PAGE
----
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Czech-American Filmmaker Milos Forman Dies at 86

Filmmaker Milos Forman died on April 14, 2018 after a short illness. He is best known for his 1975 film One Flew Over the Cuckoo’s Nest or Amadeus in 1984, but his career began in his home country of Czechoslovakia.



Forman attended film school in Prague and presented works at multiple international festivals in the 1950s and ‘60s. His film, The Fireman’s Ball, was nominated for Best Foreign Language film, but it wasn’t so appreciated by Czech authorities. He then turned his attention to making American Hollywood films, where his satire would be more welcomed. Cuckoo’s Nest was produced after a brief rough period when he was living in New York after an unsuccessful first film attempt.

Cuckoo’s Nest went on to win all five Academy Awards, the second ever film to do so. It is an adaptation of the 1962 novel by Ken Kesey. It stars Jack Nicholson, who plays a patient in a mental institution who tries to lead the others in a revolt against the dictatorial Nurse Ratched, played by Louise Fletcher.

When Forman won the 2013 Directors Guild of America Lifetime Achievement Award, he shared that for him, the story represents his experience with the Communist Party during his childhood in Czechoslovakia. In his early childhood, he grew up in the midst of the German occupation in Czechoslovakia, during which his mother was seized and killed in the death camps. Decades later, Forman discovered that his biological father, whom he had never known, survived the war and was living in Peru.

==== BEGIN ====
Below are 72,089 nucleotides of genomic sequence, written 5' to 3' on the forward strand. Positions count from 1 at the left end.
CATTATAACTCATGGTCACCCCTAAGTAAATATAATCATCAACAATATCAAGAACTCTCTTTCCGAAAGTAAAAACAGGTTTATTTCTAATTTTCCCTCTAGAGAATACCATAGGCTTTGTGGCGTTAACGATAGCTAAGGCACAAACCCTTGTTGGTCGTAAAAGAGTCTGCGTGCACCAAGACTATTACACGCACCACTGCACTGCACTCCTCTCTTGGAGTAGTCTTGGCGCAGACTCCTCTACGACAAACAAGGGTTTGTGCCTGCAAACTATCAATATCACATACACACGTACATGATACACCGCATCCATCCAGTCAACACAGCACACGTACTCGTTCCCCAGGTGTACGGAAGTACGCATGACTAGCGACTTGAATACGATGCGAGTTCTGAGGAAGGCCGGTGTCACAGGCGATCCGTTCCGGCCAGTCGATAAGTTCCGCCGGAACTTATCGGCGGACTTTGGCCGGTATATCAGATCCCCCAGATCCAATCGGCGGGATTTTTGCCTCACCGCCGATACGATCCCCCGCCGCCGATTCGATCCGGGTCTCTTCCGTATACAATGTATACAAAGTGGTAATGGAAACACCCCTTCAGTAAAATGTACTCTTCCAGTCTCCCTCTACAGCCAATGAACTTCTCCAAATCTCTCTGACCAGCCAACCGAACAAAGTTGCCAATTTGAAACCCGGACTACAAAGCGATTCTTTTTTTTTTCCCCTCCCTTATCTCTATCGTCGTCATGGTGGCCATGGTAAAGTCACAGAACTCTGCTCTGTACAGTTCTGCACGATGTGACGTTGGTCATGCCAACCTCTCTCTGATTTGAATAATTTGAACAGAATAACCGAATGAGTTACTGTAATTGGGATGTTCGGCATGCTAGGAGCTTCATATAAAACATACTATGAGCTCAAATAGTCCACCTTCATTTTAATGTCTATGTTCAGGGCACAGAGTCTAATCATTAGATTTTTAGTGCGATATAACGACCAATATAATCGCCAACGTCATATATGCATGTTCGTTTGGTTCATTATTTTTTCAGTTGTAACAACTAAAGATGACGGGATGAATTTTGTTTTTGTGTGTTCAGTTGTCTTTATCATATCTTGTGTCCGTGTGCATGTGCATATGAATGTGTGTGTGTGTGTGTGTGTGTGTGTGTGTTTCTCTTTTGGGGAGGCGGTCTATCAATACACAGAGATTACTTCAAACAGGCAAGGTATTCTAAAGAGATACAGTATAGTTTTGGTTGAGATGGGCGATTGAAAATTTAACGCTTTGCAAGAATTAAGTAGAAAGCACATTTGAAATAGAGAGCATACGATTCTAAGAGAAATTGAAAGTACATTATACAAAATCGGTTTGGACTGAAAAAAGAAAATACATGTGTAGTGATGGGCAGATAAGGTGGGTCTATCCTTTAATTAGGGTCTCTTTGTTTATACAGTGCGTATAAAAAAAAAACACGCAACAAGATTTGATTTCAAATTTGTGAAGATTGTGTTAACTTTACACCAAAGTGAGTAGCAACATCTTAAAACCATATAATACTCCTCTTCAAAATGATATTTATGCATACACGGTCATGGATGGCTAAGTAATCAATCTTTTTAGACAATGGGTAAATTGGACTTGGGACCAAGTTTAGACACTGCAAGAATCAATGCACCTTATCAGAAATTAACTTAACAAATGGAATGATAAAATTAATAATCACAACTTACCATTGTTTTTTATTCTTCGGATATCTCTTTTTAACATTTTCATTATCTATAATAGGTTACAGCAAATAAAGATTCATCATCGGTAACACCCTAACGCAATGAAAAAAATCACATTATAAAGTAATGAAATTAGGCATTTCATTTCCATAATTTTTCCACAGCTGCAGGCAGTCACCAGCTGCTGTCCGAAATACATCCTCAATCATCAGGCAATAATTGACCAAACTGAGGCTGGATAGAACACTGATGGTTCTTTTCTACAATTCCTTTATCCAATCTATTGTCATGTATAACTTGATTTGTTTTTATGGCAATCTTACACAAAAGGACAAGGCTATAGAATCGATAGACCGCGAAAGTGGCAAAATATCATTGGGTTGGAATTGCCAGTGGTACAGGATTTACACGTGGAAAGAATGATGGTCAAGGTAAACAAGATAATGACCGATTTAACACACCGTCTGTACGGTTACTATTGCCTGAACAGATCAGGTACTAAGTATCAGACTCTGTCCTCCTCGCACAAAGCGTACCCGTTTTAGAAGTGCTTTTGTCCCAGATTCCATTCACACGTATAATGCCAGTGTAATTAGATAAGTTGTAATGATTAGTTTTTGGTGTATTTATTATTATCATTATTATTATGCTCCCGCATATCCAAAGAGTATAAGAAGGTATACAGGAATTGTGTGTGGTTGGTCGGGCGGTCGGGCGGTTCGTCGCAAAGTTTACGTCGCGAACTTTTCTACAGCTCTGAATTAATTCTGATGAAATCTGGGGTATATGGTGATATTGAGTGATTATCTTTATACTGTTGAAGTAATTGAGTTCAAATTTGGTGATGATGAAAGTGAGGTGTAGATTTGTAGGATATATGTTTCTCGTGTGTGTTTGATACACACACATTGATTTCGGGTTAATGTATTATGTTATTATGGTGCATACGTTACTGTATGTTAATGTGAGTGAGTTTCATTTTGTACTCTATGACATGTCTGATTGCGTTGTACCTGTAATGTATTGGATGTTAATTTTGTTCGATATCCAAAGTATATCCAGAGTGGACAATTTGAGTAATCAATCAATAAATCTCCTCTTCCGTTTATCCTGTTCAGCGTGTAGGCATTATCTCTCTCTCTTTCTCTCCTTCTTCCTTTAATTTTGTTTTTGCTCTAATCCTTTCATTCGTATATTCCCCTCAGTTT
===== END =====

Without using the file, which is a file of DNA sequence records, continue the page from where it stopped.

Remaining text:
In 2013, he said that “The Communist Party was my Nurse Ratched, telling me what I could and could not do; what I was or was not allowed to say; where I was and was not allowed to go; even who I was and was not.” He felt that his connection was why he wanted to direct the film, despite friends warning him against taking on such an American story as an immigrant.

Photo: Forman filming Hair, by John Greco

Photo: Forman filming Hair, by John Greco

After Cuckoo’s Nest, he directed Hair in 1979 and Ragtime in 1981. Amadeus in 1984 won him another Oscar for Best Director and seven other Oscars, including Best Picture. Since then, he has directed several other movies, continuing to tell the stories of outliers in society and humanizing them with films full of sensitivity and humor.